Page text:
Out in the coldBritain needs to be investing in upskilling communications among its workforce. Yet as it stands, we still have an alarming shortage of linguistic finesse – and it costs. According to a recent YouGov poll by the British Council, over 75 per cent of the British public cannot speak what are regarded as the “10 most important languages” well enough to hold a conversation, while 1 per cent or less can speak Arabic, Mandarin, Russian or Turkish. These deficient language skills and the presumption that international business partners or customers will speak English is costing the UK economy about 3.5 per cent of GDP, according to research from the Department of Business. Over 70 per cent of exporters currently have no foreign language ability in the countries in which they operate and 62 per cent of non-exporting businesses who are searching for international opportunities claim that a lack of language skills is acting as a barrier to the global success of their business. In a poll conducted by language trainer Rosetta Stone, 87 per cent identified more than one critical language in use by their organisation and two thirds expressed dissatisfaction with the current linguistic skills of their employees.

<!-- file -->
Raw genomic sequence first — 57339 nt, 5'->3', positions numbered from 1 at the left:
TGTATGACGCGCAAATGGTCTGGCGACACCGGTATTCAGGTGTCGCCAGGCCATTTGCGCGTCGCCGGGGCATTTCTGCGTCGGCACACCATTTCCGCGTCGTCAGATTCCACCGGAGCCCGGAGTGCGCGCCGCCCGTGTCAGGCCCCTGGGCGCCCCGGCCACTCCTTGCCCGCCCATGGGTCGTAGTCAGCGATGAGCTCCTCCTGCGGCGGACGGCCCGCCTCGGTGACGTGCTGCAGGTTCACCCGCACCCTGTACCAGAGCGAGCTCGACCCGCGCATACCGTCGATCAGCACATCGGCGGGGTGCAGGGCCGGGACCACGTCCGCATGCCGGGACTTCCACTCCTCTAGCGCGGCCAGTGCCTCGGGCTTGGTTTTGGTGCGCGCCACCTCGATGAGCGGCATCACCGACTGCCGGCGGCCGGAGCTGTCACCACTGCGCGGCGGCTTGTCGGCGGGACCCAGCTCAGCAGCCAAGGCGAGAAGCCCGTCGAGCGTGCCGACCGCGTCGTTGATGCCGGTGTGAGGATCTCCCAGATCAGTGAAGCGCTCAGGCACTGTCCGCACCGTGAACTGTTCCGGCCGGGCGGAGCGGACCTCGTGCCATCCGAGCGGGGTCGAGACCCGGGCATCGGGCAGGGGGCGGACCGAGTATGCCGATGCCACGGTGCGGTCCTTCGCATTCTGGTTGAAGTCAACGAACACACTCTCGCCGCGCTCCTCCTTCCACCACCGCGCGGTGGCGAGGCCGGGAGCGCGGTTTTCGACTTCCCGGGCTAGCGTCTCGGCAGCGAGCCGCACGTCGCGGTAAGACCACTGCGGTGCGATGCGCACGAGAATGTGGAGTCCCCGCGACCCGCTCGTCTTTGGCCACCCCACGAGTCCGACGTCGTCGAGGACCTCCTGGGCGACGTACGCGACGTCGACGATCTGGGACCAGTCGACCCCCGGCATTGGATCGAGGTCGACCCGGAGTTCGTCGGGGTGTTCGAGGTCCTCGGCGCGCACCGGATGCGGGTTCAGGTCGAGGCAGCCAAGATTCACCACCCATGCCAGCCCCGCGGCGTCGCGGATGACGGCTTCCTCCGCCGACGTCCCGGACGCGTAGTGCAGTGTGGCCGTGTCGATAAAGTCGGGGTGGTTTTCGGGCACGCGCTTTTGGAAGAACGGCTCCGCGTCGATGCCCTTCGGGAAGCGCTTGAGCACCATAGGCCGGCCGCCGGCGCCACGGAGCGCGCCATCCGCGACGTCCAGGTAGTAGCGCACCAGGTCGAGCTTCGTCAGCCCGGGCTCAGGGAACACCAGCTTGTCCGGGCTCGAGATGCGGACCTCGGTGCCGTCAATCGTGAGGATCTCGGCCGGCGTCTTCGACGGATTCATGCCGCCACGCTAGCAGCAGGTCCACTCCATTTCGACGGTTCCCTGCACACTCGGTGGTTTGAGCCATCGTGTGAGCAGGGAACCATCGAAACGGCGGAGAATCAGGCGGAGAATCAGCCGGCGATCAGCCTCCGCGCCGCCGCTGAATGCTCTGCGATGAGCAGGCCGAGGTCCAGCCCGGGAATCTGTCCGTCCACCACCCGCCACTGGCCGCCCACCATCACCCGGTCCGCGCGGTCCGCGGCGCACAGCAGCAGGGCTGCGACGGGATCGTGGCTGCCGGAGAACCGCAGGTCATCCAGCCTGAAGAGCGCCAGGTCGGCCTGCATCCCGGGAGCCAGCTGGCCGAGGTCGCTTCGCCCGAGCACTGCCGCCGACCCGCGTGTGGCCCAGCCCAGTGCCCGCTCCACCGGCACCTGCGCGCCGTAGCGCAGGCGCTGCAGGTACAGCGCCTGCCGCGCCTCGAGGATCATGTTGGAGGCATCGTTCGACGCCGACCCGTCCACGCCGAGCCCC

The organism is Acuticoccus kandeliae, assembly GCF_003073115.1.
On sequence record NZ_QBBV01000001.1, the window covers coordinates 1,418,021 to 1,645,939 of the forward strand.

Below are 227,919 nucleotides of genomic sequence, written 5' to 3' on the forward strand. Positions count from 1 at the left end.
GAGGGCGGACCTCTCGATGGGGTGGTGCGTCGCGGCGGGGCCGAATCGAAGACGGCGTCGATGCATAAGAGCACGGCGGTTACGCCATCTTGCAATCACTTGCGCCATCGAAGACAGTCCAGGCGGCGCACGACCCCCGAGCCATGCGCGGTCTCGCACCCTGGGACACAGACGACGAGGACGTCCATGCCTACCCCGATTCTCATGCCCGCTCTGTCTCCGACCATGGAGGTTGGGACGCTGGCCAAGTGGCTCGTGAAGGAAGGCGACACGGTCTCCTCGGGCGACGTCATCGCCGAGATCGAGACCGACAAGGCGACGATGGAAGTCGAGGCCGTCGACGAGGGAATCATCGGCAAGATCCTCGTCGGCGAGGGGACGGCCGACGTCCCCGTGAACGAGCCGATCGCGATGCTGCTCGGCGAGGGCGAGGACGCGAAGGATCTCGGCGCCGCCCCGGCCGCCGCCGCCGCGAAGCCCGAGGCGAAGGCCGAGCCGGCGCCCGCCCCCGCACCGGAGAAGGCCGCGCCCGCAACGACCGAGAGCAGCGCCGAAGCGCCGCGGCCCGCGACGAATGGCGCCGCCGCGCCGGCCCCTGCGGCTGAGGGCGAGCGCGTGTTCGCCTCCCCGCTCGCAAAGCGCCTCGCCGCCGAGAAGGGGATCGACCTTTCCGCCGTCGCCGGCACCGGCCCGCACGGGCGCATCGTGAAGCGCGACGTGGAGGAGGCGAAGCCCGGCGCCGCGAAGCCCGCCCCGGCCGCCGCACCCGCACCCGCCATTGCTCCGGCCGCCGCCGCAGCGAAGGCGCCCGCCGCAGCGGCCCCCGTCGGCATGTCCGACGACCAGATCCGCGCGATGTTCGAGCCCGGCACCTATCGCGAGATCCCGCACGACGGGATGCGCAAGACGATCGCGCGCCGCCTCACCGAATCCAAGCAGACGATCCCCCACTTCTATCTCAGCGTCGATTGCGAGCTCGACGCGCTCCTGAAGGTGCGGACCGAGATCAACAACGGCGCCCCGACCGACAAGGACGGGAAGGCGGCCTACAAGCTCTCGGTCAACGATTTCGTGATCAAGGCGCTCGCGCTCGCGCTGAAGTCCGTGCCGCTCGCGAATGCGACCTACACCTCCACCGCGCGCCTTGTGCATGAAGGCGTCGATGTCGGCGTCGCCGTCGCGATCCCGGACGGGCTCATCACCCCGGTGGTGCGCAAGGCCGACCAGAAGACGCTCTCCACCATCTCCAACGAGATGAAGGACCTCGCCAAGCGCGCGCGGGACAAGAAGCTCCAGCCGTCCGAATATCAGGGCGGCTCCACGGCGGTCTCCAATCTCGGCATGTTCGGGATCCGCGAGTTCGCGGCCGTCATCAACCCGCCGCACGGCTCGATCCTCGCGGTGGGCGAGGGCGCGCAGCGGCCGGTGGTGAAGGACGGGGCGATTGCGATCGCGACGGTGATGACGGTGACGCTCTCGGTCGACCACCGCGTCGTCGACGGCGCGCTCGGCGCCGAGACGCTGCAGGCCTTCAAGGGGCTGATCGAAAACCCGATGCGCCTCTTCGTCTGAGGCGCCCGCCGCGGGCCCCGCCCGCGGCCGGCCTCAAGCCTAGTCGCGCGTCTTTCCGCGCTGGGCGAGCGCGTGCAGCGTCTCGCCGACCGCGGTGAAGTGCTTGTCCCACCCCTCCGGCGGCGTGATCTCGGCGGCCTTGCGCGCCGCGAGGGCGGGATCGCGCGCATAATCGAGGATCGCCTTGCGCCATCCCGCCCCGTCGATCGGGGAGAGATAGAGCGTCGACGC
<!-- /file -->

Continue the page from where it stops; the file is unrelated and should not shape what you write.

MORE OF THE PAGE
Unless something is done to amend this issue, Britain may lose a valuable opportunity to open up its trade to the globe and the rhetoric of Britain being viewed as an unconnected island may ring true. There is a fairly straightforward change that could be made: systematic linguistic training in business schools, education and through employee up-skills initiatives. Companies that do not have a multilingual workforce should perhaps, for instance, consider improving languages in the same way they would with IT and first aid. What is essential is that business leaders are prepared to be flexible and adapt to the changing circumstances after Brexit. The UK has plenty going in its favour and is a highly attractive location for businesses but the engagement of firms in linguistic training is likely to be essential if the UK is to expand its global reach in coming years.